Archive for January, 2023

JFK Airport’s New Terminal Will Be Powered By Largest Rooftop Solar Array in New York City

Via Business Insider, a report on New York’s JFK airport’s new terminal, which will be powered by a microgrid and the largest rooftop solar array in New York City: A new terminal at New York’s JFK will be partly powered by a microgrid, batteries, and fuel cells. AlphaStruxure, the project developer, said that would produce […]

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Save Public Lands: Put Solar on Walmart!

Via the High Country News, an infographic on the solar power potential of parking lots and big-box roofs: On a sunny day in early December, Interior Secretary Deb Haaland stood on a dais outside the Phoenix exurb of Buckeye, Arizona, where about 3,000 acres of desert had been scraped clean and leveled to make way for […]

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Why Not Cover Ugly Parking Lots With Solar Panels?

Via WIRED, an article on France’s plan to cover swaths of asphalt with photovoltaics to bring renewable energy even closer to urban areas where it’s needed.  Are rooftops next? A BACKLASH AGAINST industrial-size solar farms is brewing. At least 75 big solar projects were vetoed across the United States last year, compared to 19 in 2021. And between January 2021 and […]

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i2Cool: Cooling Paint for Roofs and Buildings

Via China Water Risk, an introduction to a unique company and product: i2Cool which aims to promote a novel energy-free and environmentally friendly passive radiative cooling paint to save energy and assist in decarbonization:  CWR: Thank you Martin for chatting with us. The 2022 summer hit record-breaking temperatures and Hong Kong was not exempt from high temperatures. Could […]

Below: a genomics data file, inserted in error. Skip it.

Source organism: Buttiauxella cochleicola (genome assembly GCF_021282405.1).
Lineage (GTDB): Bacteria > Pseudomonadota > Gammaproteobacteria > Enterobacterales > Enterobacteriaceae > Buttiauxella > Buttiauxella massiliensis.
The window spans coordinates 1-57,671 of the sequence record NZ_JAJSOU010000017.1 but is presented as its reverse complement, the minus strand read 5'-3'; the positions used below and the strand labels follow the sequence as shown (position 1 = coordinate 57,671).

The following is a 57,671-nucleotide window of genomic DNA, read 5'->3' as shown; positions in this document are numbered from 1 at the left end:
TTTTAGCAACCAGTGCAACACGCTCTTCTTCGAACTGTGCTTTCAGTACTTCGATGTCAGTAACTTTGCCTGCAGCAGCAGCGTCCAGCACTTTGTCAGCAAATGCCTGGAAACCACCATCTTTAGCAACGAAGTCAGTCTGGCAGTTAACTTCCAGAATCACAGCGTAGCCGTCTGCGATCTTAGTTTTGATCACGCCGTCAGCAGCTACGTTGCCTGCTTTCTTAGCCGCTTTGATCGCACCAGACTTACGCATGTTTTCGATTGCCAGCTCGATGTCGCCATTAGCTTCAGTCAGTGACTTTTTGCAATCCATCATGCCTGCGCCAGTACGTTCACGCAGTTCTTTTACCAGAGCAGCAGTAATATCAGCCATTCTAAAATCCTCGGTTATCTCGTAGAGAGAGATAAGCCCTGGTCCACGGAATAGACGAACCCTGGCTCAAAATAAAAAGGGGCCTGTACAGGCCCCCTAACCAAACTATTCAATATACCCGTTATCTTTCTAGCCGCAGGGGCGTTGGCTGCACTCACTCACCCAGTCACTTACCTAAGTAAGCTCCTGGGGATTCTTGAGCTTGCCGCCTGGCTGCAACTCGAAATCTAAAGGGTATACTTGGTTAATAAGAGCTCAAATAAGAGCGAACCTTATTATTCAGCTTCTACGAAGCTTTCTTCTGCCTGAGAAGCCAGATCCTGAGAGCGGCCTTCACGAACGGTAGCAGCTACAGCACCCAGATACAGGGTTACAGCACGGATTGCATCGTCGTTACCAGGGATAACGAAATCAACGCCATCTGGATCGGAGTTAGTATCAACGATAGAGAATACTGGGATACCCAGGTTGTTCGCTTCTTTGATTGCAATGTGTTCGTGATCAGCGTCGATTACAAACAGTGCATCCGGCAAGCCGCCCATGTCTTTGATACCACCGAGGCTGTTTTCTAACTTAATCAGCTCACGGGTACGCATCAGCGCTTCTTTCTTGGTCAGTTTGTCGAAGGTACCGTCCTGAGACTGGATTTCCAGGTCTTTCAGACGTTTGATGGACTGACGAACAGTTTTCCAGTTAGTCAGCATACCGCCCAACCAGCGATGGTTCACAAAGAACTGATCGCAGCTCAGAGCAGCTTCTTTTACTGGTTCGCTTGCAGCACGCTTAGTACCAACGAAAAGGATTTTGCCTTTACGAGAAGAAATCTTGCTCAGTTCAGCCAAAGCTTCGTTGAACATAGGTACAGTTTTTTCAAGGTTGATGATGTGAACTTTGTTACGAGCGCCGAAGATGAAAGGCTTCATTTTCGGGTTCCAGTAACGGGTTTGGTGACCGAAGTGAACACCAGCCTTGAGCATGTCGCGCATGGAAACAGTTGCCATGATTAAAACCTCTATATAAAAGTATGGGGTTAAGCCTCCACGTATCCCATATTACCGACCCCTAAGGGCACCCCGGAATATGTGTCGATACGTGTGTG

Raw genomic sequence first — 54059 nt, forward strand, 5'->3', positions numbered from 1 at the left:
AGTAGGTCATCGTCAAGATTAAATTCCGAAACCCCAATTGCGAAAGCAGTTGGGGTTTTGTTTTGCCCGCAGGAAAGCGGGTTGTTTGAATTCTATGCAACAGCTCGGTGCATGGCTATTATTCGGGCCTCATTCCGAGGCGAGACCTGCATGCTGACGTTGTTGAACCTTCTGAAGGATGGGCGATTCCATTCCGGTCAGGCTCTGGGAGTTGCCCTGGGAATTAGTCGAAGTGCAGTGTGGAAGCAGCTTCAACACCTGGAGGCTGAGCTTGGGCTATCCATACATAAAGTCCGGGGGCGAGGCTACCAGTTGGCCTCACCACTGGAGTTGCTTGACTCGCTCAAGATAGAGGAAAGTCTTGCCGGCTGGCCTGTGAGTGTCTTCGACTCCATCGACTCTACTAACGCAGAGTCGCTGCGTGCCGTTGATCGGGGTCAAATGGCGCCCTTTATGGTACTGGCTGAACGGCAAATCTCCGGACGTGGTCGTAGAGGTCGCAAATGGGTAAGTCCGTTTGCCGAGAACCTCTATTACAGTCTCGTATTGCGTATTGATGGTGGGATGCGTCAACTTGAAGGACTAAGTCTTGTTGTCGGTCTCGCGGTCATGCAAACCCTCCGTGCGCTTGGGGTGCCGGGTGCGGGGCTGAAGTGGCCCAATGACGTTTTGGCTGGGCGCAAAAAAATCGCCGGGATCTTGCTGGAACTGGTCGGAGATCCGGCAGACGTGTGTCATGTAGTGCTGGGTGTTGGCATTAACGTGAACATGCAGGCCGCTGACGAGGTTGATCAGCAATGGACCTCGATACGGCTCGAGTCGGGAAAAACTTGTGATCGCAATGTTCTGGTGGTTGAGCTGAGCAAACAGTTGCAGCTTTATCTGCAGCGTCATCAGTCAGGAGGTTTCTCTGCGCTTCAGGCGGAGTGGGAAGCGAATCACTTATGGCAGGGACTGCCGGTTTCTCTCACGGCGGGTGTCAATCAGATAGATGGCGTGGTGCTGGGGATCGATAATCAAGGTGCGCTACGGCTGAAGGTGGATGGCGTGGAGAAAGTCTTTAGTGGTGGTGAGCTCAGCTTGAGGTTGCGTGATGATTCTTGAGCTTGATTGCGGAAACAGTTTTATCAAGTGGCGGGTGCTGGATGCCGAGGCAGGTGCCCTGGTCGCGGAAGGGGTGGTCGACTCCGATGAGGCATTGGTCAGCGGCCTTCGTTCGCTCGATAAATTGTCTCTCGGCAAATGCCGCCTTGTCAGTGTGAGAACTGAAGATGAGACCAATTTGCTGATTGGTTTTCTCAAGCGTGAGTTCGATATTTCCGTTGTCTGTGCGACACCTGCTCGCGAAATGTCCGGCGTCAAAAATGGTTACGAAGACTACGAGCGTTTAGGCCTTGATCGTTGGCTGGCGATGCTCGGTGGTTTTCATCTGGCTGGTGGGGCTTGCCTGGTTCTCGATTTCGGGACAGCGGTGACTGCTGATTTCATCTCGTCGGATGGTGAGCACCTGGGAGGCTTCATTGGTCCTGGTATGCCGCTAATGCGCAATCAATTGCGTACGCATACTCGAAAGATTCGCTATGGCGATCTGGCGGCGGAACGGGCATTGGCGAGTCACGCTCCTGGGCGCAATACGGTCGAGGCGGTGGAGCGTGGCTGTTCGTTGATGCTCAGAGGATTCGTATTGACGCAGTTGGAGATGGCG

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Delhi Proposes “Community Solar Rooftops” To Encourage Renewable Growth

Via Mongabay, a look at Delhi’s efforts to promote community solar rooftops: In its latest draft Solar Policy 2022, the Delhi government has proposed the concept of community solar rooftops for individual consumers who do not have the option or space to setup solar panels. The state’s last solar policy in 2016 targetted achieving 1,000 […]

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Energy Company’s Plan To Place Batteries On Brooklyn Rooftop Ignites Tenants’ Fears

Via The Gothamist, a report on how one energy company’s plan to place 150-ton batteries on an apartment rooftop ignited tenants’ fears: Residents in a Brooklyn building say they feel like “guinea pigs” in a plan to install 150-ton lithium-ion batteries on the roof of their building. Microgrid Networks’ plan to install the first large-scale residential […]

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About This Blog And Its Author
As potential uses for building and parking lot roofspace continue to grow, unique opportunities to understand and profit from this trend will emerge. Roof Options is committed to tracking the evolving uses of roof estate – spanning solar power, rainwater harvesting, wind power, gardens & farms, “cooling” sites, advertising, apiculture, and telecom transmission platforms – to help unlock the nascent, complex, and expanding roofspace asset class.

Educated at Yale University (Bachelor of Arts - History) and Harvard (Master in Public Policy - International Development), Monty Simus has held a lifelong interest in environmental and conservation issues, primarily as they relate to freshwater scarcity, renewable energy, and national park policy. Working from a water-scarce base in Las Vegas with his wife and son, he is the founder of Water Politics, an organization dedicated to the identification and analysis of geopolitical water issues arising from the world’s growing and vast water deficits, and is also a co-founder of SmartMarkets, an eco-preneurial venture that applies web 2.0 technology and online social networking innovations to motivate energy & water conservation. He previously worked for an independent power producer in Central Asia; co-authored an article appearing in the Summer 2010 issue of the Tulane Environmental Law Journal, titled: “The Water Ethic: The Inexorable Birth Of A Certain Alienable Right”; and authored an article appearing in the inaugural issue of Johns Hopkins University's Global Water Magazine in July 2010 titled: “H2Own: The Water Ethic and an Equitable Market for the Exchange of Individual Water Efficiency Credits.”